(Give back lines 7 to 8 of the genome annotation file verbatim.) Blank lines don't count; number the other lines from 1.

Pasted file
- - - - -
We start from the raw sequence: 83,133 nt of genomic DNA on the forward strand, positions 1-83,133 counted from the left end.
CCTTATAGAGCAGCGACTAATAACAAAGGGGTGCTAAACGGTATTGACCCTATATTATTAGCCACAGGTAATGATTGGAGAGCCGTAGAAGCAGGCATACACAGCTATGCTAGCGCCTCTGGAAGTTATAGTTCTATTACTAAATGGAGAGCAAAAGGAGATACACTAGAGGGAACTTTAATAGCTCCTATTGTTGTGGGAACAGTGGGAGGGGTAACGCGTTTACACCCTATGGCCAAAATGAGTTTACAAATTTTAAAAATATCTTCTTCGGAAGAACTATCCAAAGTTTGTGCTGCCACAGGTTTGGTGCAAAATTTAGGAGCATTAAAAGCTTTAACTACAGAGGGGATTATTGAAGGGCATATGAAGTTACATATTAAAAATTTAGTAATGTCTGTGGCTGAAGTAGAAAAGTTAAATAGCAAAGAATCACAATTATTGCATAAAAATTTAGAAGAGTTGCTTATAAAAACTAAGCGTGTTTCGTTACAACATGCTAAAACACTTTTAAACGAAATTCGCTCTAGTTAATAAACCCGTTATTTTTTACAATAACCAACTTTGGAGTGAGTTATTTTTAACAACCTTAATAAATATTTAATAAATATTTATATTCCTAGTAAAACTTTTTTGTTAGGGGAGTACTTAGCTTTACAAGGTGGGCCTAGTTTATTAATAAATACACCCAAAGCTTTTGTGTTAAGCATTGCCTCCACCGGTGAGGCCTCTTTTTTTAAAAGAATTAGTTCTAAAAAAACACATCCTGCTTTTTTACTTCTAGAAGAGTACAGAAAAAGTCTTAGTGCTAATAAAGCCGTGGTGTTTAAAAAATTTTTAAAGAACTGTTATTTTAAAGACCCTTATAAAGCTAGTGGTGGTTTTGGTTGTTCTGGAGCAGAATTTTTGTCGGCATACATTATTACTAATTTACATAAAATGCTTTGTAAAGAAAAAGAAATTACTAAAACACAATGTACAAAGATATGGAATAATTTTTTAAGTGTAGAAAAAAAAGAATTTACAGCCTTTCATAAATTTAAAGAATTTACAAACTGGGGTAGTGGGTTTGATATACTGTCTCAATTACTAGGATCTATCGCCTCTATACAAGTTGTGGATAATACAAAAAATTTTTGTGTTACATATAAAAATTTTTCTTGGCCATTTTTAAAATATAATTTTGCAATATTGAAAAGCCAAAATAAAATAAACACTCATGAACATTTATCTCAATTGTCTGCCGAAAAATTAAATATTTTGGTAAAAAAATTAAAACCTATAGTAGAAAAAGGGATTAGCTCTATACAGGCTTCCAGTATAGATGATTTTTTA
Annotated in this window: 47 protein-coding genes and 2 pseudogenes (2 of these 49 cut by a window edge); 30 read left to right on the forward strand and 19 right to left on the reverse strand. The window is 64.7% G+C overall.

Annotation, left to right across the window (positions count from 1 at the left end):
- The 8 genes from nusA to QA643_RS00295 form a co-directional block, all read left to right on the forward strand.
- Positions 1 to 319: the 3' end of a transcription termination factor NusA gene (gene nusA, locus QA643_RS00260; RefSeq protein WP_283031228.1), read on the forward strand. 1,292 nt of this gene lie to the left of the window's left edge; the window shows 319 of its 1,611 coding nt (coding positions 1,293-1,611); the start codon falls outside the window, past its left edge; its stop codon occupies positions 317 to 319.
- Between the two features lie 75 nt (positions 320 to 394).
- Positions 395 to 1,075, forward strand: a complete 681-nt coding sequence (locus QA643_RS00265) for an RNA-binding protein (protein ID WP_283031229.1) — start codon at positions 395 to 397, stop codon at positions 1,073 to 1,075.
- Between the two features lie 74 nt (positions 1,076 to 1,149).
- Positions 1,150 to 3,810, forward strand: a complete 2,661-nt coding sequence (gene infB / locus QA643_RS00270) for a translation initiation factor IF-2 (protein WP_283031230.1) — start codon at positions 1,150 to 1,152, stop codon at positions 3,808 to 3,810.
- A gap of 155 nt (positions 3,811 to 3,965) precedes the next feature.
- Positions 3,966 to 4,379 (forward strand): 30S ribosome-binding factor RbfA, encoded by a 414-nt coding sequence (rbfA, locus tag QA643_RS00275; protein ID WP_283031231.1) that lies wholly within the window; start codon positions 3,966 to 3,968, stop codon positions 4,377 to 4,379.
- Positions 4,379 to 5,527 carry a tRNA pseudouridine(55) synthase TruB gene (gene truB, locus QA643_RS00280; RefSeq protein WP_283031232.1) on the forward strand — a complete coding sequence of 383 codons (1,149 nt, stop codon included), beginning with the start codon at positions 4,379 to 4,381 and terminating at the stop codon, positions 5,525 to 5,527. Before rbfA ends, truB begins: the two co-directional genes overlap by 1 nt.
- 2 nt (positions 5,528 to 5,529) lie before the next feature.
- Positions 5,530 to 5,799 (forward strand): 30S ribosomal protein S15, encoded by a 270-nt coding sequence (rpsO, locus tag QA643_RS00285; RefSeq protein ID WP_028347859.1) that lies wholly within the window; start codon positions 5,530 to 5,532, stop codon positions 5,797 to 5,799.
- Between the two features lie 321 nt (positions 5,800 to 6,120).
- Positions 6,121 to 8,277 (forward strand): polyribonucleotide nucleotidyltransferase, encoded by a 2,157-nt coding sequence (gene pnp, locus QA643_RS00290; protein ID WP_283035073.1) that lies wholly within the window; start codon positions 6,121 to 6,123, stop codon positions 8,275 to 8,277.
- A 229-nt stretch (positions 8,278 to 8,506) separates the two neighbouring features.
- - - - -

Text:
- Between the two features lie 75 nt (positions 320 to 394).
- Positions 395 to 1,075, forward strand: a complete 681-nt coding sequence (locus QA643_RS00265) for an RNA-binding protein (protein ID WP_283031229.1) — start codon at positions 395 to 397, stop codon at positions 1,073 to 1,075.